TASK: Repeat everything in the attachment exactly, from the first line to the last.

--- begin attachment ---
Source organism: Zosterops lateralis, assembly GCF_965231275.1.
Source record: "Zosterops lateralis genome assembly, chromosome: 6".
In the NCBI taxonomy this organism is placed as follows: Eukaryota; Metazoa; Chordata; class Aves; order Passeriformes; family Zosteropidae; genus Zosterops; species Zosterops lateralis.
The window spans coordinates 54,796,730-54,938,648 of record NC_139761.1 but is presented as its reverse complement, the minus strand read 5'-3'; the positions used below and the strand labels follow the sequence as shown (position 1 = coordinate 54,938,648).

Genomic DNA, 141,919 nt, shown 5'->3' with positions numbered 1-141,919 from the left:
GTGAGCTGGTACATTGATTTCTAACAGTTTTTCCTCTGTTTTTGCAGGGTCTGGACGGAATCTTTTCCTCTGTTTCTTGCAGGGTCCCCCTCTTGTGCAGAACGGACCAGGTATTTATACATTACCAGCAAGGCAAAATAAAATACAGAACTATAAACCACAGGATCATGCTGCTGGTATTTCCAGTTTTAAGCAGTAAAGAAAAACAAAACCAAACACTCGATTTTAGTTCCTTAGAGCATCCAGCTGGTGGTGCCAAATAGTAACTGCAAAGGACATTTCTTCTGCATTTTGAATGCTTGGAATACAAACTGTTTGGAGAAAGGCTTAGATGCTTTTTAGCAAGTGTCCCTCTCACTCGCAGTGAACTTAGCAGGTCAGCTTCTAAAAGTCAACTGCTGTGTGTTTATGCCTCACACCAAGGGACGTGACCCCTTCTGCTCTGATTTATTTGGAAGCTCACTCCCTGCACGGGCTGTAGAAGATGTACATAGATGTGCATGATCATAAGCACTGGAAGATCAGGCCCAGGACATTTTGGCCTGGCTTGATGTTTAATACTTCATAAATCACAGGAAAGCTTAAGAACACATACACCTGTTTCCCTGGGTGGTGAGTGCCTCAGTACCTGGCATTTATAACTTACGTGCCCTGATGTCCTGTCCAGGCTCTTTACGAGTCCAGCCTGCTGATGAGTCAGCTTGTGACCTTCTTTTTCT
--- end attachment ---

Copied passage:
Source organism: Zosterops lateralis, assembly GCF_965231275.1.
Source record: "Zosterops lateralis genome assembly, chromosome: 6".
In the NCBI taxonomy this organism is placed as follows: Eukaryota; Metazoa; Chordata; class Aves; order Passeriformes; family Zosteropidae; genus Zosterops; species Zosterops lateralis.
The window spans coordinates 54,796,730-54,938,648 of record NC_139761.1 but is presented as its reverse complement, the minus strand read 5'-3'; the positions used below and the strand labels follow the sequence as shown (position 1 = coordinate 54,938,648).

Genomic DNA, 141,919 nt, shown 5'->3' with positions numbered 1-141,919 from the left:
GTGAGCTGGTACATTGATTTCTAACAGTTTTTCCTCTGTTTTTGCAGGGTCTGGACGGAATCTTTTCCTCTGTTTCTTGCAGGGTCCCCCTCTTGTGCAGAACGGACCAGGTATTTATACATTACCAGCAAGGCAAAATAAAATACAGAACTATAAACCACAGGATCATGCTGCTGGTATTTCCAGTTTTAAGCAGTAAAGAAAAACAAAACCAAACACTCGATTTTAGTTCCTTAGAGCATCCAGCTGGTGGTGCCAAATAGTAACTGCAAAGGACATTTCTTCTGCATTTTGAATGCTTGGAATACAAACTGTTTGGAGAAAGGCTTAGATGCTTTTTAGCAAGTGTCCCTCTCACTCGCAGTGAACTTAGCAGGTCAGCTTCTAAAAGTCAACTGCTGTGTGTTTATGCCTCACACCAAGGGACGTGACCCCTTCTGCTCTGATTTATTTGGAAGCTCACTCCCTGCACGGGCTGTAGAAGATGTACATAGATGTGCATGATCATAAGCACTGGAAGATCAGGCCCAGGACATTTTGGCCTGGCTTGATGTTTAATACTTCATAAATCACAGGAAAGCTTAAGAACACATACACCTGTTTCCCTGGGTGGTGAGTGCCTCAGTACCTGGCATTTATAACTTACGTGCCCTGATGTCCTGTCCAGGCTCTTTACGAGTCCAGCCTGCTGATGAGTCAGCTTGTGACCTTCTTTTTCT